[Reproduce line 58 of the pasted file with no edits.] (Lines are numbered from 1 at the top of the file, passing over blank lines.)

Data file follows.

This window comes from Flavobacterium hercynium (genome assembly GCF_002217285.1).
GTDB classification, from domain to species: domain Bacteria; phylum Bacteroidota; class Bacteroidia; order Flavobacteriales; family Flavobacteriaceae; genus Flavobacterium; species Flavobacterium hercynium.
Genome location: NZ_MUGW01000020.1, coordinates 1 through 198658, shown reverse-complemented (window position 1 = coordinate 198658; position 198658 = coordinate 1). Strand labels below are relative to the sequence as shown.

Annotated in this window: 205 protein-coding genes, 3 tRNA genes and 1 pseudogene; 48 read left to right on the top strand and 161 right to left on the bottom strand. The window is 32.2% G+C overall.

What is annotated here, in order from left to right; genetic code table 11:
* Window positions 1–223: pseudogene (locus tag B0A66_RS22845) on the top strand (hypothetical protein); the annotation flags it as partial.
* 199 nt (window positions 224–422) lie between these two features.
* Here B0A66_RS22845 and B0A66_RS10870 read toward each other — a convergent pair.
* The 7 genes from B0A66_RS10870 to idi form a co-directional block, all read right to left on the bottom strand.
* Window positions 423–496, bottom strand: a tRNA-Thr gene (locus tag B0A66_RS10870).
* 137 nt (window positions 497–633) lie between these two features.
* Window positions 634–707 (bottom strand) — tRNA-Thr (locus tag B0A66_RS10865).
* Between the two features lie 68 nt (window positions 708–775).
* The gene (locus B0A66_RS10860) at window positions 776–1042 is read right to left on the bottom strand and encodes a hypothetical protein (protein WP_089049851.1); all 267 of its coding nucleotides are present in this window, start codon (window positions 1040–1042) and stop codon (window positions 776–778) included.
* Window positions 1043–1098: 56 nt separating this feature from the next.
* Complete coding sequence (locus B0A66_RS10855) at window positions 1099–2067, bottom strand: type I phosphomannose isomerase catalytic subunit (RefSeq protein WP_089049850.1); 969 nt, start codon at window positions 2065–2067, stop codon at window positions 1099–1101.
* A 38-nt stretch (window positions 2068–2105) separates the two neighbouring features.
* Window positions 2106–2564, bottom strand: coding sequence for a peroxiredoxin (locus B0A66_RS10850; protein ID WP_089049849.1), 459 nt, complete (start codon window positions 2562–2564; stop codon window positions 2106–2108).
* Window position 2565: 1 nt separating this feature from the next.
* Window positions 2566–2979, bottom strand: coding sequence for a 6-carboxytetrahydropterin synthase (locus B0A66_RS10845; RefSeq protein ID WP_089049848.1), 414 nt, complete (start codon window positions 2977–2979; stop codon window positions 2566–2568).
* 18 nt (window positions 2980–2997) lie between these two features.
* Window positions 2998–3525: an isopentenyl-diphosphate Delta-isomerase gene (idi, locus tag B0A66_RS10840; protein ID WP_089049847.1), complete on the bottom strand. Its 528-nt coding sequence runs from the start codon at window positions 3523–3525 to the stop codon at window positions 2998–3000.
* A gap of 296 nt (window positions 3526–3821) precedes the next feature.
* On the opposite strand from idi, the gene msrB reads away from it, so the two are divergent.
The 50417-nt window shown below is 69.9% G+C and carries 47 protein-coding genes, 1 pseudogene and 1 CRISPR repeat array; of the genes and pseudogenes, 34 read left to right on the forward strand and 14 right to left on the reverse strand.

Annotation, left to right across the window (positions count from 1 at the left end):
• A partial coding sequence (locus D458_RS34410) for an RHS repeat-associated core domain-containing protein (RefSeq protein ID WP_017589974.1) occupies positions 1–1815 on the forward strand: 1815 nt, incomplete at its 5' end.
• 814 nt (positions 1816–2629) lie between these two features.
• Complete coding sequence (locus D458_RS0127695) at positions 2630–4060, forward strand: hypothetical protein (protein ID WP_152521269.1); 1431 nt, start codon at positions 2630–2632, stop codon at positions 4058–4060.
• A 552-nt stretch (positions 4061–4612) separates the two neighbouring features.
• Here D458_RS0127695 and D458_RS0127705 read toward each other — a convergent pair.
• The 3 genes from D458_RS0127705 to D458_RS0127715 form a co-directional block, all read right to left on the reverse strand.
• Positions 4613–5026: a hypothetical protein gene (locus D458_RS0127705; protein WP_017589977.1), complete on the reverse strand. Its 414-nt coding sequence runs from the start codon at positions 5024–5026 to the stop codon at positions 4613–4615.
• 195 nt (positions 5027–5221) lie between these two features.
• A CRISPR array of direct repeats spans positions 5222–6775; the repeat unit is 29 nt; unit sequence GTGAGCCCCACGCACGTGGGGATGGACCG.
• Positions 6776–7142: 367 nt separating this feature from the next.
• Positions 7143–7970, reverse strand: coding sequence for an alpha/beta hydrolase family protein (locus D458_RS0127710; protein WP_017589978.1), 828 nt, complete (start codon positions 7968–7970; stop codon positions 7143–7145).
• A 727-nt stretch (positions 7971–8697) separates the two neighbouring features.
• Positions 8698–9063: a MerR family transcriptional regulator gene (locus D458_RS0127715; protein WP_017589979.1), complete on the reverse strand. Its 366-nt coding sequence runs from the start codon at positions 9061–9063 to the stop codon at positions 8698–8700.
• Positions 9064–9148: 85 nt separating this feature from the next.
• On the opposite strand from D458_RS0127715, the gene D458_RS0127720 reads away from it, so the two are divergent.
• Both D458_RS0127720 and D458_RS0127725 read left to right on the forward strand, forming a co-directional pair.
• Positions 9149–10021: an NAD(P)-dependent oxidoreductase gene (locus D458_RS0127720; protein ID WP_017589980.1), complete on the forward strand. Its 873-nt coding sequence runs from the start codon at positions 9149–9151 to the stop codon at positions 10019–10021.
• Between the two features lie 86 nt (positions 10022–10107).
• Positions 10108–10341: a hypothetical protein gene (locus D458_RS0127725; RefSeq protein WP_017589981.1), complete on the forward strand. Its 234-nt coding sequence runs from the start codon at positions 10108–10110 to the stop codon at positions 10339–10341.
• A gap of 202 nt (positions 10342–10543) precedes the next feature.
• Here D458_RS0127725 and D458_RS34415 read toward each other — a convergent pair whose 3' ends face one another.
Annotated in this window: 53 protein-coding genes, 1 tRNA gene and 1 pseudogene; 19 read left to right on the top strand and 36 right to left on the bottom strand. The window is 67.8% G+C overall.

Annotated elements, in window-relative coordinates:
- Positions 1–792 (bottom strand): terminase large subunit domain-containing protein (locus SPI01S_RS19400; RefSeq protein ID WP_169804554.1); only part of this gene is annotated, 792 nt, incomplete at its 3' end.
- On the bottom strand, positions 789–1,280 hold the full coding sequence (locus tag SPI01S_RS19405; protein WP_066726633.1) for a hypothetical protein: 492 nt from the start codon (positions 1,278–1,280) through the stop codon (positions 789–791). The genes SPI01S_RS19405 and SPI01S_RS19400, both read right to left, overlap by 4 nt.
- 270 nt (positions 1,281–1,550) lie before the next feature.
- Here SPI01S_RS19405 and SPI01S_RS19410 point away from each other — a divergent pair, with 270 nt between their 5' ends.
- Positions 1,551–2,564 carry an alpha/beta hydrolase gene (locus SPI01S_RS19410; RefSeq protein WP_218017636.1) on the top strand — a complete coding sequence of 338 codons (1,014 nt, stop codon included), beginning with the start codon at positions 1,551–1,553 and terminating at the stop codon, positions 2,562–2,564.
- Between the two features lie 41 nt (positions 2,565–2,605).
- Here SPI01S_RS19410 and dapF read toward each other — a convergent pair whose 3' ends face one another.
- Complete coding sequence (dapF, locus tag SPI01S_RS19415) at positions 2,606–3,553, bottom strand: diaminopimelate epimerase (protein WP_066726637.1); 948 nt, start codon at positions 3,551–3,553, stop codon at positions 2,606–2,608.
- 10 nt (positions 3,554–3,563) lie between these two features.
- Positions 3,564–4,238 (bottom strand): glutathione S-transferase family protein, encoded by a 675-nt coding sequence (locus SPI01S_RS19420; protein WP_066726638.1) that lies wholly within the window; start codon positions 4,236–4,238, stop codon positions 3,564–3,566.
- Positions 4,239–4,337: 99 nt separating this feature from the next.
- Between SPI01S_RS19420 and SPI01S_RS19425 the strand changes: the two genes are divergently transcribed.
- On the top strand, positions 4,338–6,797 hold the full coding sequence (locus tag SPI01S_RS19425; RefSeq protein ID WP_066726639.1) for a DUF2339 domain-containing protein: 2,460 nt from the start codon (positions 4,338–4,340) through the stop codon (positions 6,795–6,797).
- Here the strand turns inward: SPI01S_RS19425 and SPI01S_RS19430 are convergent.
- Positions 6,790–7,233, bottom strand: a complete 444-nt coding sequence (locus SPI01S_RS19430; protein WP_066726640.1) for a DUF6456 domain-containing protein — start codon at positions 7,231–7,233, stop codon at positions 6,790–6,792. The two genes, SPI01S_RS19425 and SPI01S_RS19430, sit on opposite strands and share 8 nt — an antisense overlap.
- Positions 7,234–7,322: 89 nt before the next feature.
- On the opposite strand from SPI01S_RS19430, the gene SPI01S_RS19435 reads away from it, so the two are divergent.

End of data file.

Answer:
- 10 nt (positions 3,554–3,563) lie between these two features.